President Nana Addo Dankwa Akufo-Addo has directed ministries, departments and agencies (MDAs) that have not registered with the Data Protection Commission (DPC) to do so as a matter of urgency.
He said the government's industrialisation, agricultural revolution and other policies aimed at deepening democratic governance would be anchored on a robust data management system.
“The ambitious socio-economic transformation agenda being pursued by my government for the prosperity of the mass of Ghanaians will largely depend on accurate data and systems that ensure integrity and trust, so the relevance of the Data Protection Act, 2012 (Act 843) in the drive towards a dignified, self-reliant and prosperous Ghana should not be taken for granted,” he said
The directive was contained in a speech delivered on his behalf by the Minister of Environment, Science, Technology and Innovation, Professor Kwabena Frimpong-Boateng, at the opening session of a two-day data protection conference in Accra yesterday.
Being held on the theme: "Safeguarding fundamental human rights through data protection", the conference brought together policy makers, regulators, heads of security agencies and representatives from data protection authorities in parts of Africa and the world.
The conference is a platform to discuss innovations in the data industry, the opportunities and challenges and how to build a robust framework for the efficient protection of the privacy of personal data.
President Akufo-Addo said the DPC would play a pivotal role in the government's quest to roll out an effective and accurate national identification and addressing system, adding that "our ability to build a strong and resilient economy capable of generating prosperity means we must plan well”.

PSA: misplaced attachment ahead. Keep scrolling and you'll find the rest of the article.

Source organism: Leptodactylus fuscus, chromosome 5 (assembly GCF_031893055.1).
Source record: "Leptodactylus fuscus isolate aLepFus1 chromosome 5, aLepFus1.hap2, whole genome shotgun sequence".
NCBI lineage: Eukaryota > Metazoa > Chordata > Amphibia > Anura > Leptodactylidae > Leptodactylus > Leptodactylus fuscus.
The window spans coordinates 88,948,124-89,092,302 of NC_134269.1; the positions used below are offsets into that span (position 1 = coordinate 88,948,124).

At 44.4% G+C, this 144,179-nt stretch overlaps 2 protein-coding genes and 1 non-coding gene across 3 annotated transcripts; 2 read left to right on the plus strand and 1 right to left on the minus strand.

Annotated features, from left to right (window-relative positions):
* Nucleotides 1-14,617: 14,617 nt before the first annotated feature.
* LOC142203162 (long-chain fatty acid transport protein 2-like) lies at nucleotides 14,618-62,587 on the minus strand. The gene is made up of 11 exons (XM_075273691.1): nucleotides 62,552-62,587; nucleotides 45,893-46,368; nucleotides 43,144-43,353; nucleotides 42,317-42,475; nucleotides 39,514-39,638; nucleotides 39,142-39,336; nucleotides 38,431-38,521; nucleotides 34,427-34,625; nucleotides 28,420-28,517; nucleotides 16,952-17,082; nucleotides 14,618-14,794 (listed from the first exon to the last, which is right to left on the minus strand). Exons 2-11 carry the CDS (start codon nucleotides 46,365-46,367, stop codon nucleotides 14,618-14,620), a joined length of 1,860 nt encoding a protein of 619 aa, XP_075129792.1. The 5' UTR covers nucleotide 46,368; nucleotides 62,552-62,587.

"The focus will be to have an accurate and efficient identification and addressing infrastructure that will enable us to eliminate wastage of the taxpayer's money in several areas, including the process of registration and re-registration for elections, as well as allegations of bloated registers in our electoral process," he said.
President Akufo-Addo added that the government's policies on restructuring institutions of governance, modernising agriculture to enhance productivity and implementing a clear industrial policy would not be possible if there were no accurate data.
"Today, as a country, we are challenged by our inability to properly plan and target our resources on real need basis to the mass of Ghanaians as a result of lack of accurate data on who deserve what service or resources and where they are located," he said.
President Akufo-Addo further stated that the global and regional nature of overarching issues called for collaboration beyond the national level to build a robust framework that would ensure privacy and data protection for the growth of national economies.
For her part, the Minister of Communications, Mrs Ursula Owusu-Ekuful, said even though there had been a boom in technology and expansion in data over the years, insufficient protection of personal data could make that boom counter-productive.
"The policy position of the Communications Ministry is, therefore, to create a balance that facilitates the development and growth of information and communications technologies (ICTs).
"Creating trust online is a fundamental challenge to ensure that the opportunities emerging in the information economy can be fully leveraged," she said.
She said the recent decision by the High Court on the illegality of searching personal electronic devices of suspects by the police, without a search warrant, and the National Communications Authority (NCA) 2014 unsolicited electronic communication (UEC) code of conduct were key milestones in the development of privacy laws.
Mrs Owusu-Ekuful urged the participants to use the conference as a useful platform to explore efficient ways of ensuring that regulators, service providers and other players in the data industry enhanced their relationship.
For her part, the Executive Director of the DPC, Mrs Teki Akuetteh Falconer, said the commission had developed a data protection compliance guide, a document that would help data controllers and processors to comply with the annual compliance reporting and auditing process.
“The guide will be a useful tool for those with responsibilities on data protection and also help management and administrators to understand the data protection issues that confront them,” she added.
She said the DPC had advanced plans to establish a data protection certification programme to build the capacity of data protection practitioners in the country.
Other speakers called for cross-border collaboration and the prioritisation of data protection as a measure to boost business confidence and enhance accountability in governance.